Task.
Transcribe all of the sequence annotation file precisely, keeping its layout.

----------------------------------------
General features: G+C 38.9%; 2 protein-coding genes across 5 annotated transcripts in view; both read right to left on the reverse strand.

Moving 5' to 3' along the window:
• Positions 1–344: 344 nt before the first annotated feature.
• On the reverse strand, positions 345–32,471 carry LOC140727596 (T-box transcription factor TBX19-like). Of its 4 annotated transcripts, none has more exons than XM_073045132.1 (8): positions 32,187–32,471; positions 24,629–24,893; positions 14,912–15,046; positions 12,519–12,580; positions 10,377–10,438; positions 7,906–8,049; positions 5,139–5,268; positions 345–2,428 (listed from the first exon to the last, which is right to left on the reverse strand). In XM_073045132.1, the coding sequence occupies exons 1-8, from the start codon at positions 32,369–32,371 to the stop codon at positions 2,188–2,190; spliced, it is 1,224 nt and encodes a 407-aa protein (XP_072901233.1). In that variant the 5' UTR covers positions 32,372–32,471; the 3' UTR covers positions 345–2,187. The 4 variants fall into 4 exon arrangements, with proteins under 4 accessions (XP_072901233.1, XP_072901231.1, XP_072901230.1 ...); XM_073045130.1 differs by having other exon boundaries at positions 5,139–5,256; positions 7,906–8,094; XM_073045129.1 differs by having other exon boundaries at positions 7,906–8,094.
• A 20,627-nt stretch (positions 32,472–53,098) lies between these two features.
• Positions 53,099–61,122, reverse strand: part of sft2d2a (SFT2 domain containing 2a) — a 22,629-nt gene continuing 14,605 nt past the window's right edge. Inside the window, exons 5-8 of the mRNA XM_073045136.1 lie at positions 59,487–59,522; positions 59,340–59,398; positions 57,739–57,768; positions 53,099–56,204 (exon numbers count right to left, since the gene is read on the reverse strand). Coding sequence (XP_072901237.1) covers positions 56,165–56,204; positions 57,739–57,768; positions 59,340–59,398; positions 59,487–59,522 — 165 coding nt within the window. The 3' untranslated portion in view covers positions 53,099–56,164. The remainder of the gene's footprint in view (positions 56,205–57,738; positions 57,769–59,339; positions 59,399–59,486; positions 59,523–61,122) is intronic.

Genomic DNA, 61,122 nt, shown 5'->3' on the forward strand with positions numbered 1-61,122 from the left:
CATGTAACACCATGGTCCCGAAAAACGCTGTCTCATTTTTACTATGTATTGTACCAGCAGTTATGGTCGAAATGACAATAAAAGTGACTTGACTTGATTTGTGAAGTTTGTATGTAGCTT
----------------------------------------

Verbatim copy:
General features: G+C 38.9%; 2 protein-coding genes across 5 annotated transcripts in view; both read right to left on the reverse strand.

Moving 5' to 3' along the window:
• Positions 1–344: 344 nt before the first annotated feature.
• On the reverse strand, positions 345–32,471 carry LOC140727596 (T-box transcription factor TBX19-like). Of its 4 annotated transcripts, none has more exons than XM_073045132.1 (8): positions 32,187–32,471; positions 24,629–24,893; positions 14,912–15,046; positions 12,519–12,580; positions 10,377–10,438; positions 7,906–8,049; positions 5,139–5,268; positions 345–2,428 (listed from the first exon to the last, which is right to left on the reverse strand). In XM_073045132.1, the coding sequence occupies exons 1-8, from the start codon at positions 32,369–32,371 to the stop codon at positions 2,188–2,190; spliced, it is 1,224 nt and encodes a 407-aa protein (XP_072901233.1). In that variant the 5' UTR covers positions 32,372–32,471; the 3' UTR covers positions 345–2,187. The 4 variants fall into 4 exon arrangements, with proteins under 4 accessions (XP_072901233.1, XP_072901231.1, XP_072901230.1 ...); XM_073045130.1 differs by having other exon boundaries at positions 5,139–5,256; positions 7,906–8,094; XM_073045129.1 differs by having other exon boundaries at positions 7,906–8,094.
• A 20,627-nt stretch (positions 32,472–53,098) lies between these two features.
• Positions 53,099–61,122, reverse strand: part of sft2d2a (SFT2 domain containing 2a) — a 22,629-nt gene continuing 14,605 nt past the window's right edge. Inside the window, exons 5-8 of the mRNA XM_073045136.1 lie at positions 59,487–59,522; positions 59,340–59,398; positions 57,739–57,768; positions 53,099–56,204 (exon numbers count right to left, since the gene is read on the reverse strand). Coding sequence (XP_072901237.1) covers positions 56,165–56,204; positions 57,739–57,768; positions 59,340–59,398; positions 59,487–59,522 — 165 coding nt within the window. The 3' untranslated portion in view covers positions 53,099–56,164. The remainder of the gene's footprint in view (positions 56,205–57,738; positions 57,769–59,339; positions 59,399–59,486; positions 59,523–61,122) is intronic.

Genomic DNA, 61,122 nt, shown 5'->3' on the forward strand with positions numbered 1-61,122 from the left:
CATGTAACACCATGGTCCCGAAAAACGCTGTCTCATTTTTACTATGTATTGTACCAGCAGTTATGGTCGAAATGACAATAAAAGTGACTTGACTTGATTTGTGAAGTTTGTATGTAGCTT